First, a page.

BBC drama controller Ben Stephenson is to join JJ Abrams indie Bad Robot to lead its television division.
Screen’s sister publication Broadcast revealed in February that Stephenson was in talks with the Los Angeles-based company.
His move ends a 10-year association with the BBC.
A date for his departure is yet to be confirmed, although he is expected to relocate to California at some point later this year. A hunt for his successor will begin immediately.
Stephenson said he was ready for a new challenge and described Star Wars director Abrams as “one of the world’s greatest writers, directors and producers”.
He added: “The BBC is a remarkable institution - there just isn’t a more creative, stimulating organisation to work for in the UK. Whilst it’s a massive wrench to leave, I cannot wait to begin a new adventure in LA with JJ.”
Abrams said: “His love of great TV, his passion and respect for writers, and his remarkable taste are all in evidence through his groundbreaking work at the BBC. We can’t wait to work with Ben to tell engaging and impactful stories.”
Stephenson is a popular figure in the UK drama industry and many believe he is among the corporation’s most successful controllers.
After replacing Jane Tranter in September 2008, he has commissioned BBC1 ratings smashes including Call the Midwife, Sherlock and Death In Paradise. Stephenson was also behind the reinvigoration of BBC2 drama, ordering critically acclaimed series such as Wolf Hall, Parade’s End and Line of Duty.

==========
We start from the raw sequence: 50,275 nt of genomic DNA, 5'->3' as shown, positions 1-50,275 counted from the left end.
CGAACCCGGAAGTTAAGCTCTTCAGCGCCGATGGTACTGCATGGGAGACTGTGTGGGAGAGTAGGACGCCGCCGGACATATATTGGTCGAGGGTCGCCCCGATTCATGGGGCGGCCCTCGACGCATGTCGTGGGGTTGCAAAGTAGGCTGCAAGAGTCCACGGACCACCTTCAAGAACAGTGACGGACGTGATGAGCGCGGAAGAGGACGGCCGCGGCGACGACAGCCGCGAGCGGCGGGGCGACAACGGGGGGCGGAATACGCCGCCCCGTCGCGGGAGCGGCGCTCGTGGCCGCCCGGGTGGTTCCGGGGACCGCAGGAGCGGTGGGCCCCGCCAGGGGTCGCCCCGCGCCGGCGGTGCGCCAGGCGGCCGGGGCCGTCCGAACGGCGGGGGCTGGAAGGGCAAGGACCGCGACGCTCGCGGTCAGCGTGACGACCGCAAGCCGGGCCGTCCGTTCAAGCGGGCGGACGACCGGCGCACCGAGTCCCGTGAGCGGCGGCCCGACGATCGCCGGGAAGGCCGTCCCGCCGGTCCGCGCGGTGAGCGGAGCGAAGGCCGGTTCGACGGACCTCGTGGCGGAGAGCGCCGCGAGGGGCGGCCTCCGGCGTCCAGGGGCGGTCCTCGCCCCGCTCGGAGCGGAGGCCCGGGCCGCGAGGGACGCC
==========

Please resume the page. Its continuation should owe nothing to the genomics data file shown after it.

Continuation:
He has embraced the increasingly international nature of the genre, which is a key part of his appeal to American suitors.
Shows including Peaky Blinders, The Honourable Woman and the upcoming adaptation of War and Peace have all been made with US investment. The strength of the BBC’s drama slate will be a trump card for the corporation during charter renewal negotiations later this year.
The BBC will be keen to ensure there is a smooth transition to Stephenson’s successor, who will be handed £30m of extra funding for BBC1 drama if BBC3 moves online.
BBC Wales’ head of drama Faith Penhale is already being talked about as a leading candidate for the role, as is head of independent drama Polly Hill.
BBC director of television Danny Cohen said: “Ben has made a truly extraordinary impact on the British drama industry in the last few years. The quality, range and ambition of BBC drama is testament to his creative power, strategic thinking and immense passion for great writing. The BBC owes Ben a great debt of gratitude and I will miss him greatly, personally and professionally.”
BEN STEPHENSON CAREER
2008-present: controller, drama commissioning, BBC
2005-2008: head of drama commissioning and before that head of drama development, indies, BBC
2004-2005: development producer, Tiger Aspect and Shed
2002-2004: editor, drama series, Channel 4
1999-2002: script editor, YTV, LWT, Granada TV
1998: reader, LWT